Hungarian tabloid Napi Asz is reporting that Brad Pitt, Angelina Jolie and two friends of Brangelina spent 100,000 forints ($500) on an evening meal at Budapest’s first restaurant to receive a Michelin star.
Now that amount may not seem a lot in New York, Paris and Tokyo gourmet dining circles, but it happens to exceed the monthly take-home salary of most Hungarians.
A fellow patron of the restaurant in question, Costes, told the tabloid that the Jolie-Pitts and guests ordered a six-course business menu in a sequestered section of the restaurant. The feast included lobster, turbot and gnocchi with artichokes – washed down with some of the finest wines from the region.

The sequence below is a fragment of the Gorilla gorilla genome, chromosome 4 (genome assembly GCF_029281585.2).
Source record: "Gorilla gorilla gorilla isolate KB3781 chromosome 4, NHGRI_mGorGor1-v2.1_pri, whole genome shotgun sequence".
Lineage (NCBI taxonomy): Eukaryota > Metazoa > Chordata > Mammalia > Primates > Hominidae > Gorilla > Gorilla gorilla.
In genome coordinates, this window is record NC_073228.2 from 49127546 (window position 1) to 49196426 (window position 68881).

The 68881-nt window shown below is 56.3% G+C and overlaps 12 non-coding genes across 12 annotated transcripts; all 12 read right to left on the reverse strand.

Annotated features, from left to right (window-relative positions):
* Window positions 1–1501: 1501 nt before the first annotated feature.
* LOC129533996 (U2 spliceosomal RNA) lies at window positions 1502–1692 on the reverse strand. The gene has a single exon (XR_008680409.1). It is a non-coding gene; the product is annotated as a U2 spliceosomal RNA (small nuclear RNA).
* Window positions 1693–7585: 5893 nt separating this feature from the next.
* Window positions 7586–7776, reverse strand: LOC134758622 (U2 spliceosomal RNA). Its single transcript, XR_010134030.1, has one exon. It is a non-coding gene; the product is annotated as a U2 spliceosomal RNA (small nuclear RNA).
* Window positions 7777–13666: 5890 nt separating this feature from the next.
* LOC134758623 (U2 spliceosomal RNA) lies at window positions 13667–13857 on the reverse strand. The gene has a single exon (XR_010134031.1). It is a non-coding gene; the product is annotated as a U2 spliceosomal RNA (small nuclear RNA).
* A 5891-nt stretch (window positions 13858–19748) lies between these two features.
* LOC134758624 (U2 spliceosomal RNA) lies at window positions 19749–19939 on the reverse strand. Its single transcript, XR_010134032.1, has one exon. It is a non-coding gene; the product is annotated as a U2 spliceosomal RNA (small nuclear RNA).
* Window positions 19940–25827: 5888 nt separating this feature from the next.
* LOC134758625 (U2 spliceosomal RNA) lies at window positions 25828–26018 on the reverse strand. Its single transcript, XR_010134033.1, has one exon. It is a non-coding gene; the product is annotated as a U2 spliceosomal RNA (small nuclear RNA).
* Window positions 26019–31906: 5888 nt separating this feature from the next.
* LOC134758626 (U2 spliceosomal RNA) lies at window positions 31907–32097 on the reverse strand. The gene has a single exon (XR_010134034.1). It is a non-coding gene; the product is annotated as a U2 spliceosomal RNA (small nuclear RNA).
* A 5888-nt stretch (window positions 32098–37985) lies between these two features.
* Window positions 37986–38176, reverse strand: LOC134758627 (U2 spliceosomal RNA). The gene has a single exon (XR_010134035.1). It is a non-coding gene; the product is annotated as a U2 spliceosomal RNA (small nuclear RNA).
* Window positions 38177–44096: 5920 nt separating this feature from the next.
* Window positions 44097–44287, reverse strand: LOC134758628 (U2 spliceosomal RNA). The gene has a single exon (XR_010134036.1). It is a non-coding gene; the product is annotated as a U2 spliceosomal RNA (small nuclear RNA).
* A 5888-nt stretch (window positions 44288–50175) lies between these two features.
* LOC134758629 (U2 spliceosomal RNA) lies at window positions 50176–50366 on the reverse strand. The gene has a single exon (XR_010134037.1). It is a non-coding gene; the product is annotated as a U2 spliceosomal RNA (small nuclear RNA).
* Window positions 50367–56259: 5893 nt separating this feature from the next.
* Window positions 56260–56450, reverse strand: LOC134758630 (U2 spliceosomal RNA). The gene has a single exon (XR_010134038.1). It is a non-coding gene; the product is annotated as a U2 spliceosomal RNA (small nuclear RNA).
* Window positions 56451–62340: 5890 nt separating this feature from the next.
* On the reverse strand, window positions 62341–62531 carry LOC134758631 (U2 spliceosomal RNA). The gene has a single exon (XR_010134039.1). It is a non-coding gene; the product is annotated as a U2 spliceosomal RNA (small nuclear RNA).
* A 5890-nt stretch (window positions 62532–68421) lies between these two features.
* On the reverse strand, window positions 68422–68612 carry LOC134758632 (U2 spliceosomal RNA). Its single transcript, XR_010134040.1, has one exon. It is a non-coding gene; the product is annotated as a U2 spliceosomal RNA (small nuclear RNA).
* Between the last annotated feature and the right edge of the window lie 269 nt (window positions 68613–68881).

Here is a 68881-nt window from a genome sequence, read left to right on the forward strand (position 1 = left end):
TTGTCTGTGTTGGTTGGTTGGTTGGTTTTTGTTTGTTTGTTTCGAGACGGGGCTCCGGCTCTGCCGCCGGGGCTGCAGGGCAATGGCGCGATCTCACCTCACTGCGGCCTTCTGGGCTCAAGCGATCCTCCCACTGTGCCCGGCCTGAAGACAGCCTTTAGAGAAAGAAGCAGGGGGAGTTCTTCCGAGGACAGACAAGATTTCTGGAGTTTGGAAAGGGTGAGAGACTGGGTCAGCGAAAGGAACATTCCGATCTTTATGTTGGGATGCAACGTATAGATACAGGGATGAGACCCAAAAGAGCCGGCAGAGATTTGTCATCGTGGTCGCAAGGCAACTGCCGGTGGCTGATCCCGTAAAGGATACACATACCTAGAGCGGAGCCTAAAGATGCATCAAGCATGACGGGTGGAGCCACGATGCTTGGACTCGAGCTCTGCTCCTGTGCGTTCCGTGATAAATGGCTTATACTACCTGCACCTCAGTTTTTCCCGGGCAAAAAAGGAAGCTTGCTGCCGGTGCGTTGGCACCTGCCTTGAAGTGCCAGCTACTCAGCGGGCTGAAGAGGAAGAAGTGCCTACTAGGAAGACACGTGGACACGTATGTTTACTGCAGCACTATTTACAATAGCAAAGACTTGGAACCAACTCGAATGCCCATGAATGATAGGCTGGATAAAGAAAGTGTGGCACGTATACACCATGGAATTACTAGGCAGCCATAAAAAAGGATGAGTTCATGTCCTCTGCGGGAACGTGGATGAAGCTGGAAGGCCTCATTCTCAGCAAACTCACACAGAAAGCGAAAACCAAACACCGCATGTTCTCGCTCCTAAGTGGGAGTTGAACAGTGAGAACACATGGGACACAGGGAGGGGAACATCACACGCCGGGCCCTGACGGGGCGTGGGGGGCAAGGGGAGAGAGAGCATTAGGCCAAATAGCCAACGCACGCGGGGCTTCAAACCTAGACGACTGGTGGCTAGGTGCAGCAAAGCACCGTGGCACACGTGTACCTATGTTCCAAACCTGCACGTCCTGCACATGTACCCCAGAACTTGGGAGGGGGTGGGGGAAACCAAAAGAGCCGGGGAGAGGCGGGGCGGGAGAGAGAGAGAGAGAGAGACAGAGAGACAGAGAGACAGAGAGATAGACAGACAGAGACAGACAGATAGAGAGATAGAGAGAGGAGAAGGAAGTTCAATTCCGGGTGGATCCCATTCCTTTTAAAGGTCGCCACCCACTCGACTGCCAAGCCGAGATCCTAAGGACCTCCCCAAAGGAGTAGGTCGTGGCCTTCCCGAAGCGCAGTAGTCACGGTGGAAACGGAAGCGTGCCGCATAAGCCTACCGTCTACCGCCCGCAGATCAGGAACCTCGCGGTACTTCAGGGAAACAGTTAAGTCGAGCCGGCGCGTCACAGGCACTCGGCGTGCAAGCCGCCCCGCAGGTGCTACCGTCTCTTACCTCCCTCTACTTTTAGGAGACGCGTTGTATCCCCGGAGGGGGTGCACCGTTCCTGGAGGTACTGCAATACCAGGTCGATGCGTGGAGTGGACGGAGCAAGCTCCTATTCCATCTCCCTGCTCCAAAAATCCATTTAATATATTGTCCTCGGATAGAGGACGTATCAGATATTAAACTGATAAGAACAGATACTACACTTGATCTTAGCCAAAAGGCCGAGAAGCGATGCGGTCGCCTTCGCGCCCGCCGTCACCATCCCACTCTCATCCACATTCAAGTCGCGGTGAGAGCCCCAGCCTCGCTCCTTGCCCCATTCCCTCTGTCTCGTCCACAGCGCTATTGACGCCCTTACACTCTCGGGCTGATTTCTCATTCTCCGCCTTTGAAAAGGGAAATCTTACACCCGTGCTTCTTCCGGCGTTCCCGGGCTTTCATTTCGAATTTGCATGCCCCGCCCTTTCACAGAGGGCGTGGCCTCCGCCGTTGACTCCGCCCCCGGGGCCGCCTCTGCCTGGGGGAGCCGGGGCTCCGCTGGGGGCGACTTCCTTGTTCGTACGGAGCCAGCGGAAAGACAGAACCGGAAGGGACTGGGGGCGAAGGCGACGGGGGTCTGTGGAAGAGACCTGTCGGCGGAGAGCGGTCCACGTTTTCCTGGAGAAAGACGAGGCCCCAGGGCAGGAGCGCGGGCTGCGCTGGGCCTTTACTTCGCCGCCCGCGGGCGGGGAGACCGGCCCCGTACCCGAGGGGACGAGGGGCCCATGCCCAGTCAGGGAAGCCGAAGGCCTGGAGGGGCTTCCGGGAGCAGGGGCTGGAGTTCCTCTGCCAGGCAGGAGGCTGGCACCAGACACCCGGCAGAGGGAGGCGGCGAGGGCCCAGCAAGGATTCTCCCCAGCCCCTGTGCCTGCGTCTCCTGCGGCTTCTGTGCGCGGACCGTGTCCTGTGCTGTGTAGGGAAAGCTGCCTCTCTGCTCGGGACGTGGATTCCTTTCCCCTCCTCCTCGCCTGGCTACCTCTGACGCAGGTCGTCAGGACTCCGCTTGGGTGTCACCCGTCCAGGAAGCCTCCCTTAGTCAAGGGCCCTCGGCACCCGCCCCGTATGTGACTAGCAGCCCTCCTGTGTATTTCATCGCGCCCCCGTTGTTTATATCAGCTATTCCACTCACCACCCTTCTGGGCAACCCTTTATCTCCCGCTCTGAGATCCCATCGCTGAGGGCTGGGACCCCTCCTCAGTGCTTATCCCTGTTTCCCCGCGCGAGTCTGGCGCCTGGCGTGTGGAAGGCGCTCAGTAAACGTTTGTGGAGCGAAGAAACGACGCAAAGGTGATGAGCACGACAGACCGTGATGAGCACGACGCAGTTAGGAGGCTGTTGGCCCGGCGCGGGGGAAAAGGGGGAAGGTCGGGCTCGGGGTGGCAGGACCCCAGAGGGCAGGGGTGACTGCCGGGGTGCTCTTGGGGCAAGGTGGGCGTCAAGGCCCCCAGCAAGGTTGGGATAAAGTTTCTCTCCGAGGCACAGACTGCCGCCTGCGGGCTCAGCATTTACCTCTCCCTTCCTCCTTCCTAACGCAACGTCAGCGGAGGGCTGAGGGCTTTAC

It used to be the best dining experiences in Hungary were not the ones found in restaurants but those that resulted from invitations to eat at the home of a Hungarian friend or acquaintance.
How times have changed.
In the past year the price of cocoa at that same Tesco market has almost doubled.
And the price of coffee has headed 20 percent higher in the past three months.
But since when has anyone ever worried about the rise in commodity prices?
Apparently someone from the Fed has gone shopping in a real store recently.
From a Marketwatch bulletin on the Fed Beige Book Survey released on March 2, 2011:
Some manufacturers and retailers are succeeding in raising prices, one key pre-condition for inflation to take hold, according to the Federal Reserve latest Beige Book survey of economic conditions released Wednesday. Another key inflation ingredient, rising wages, remained largely absent, the Fed survey found.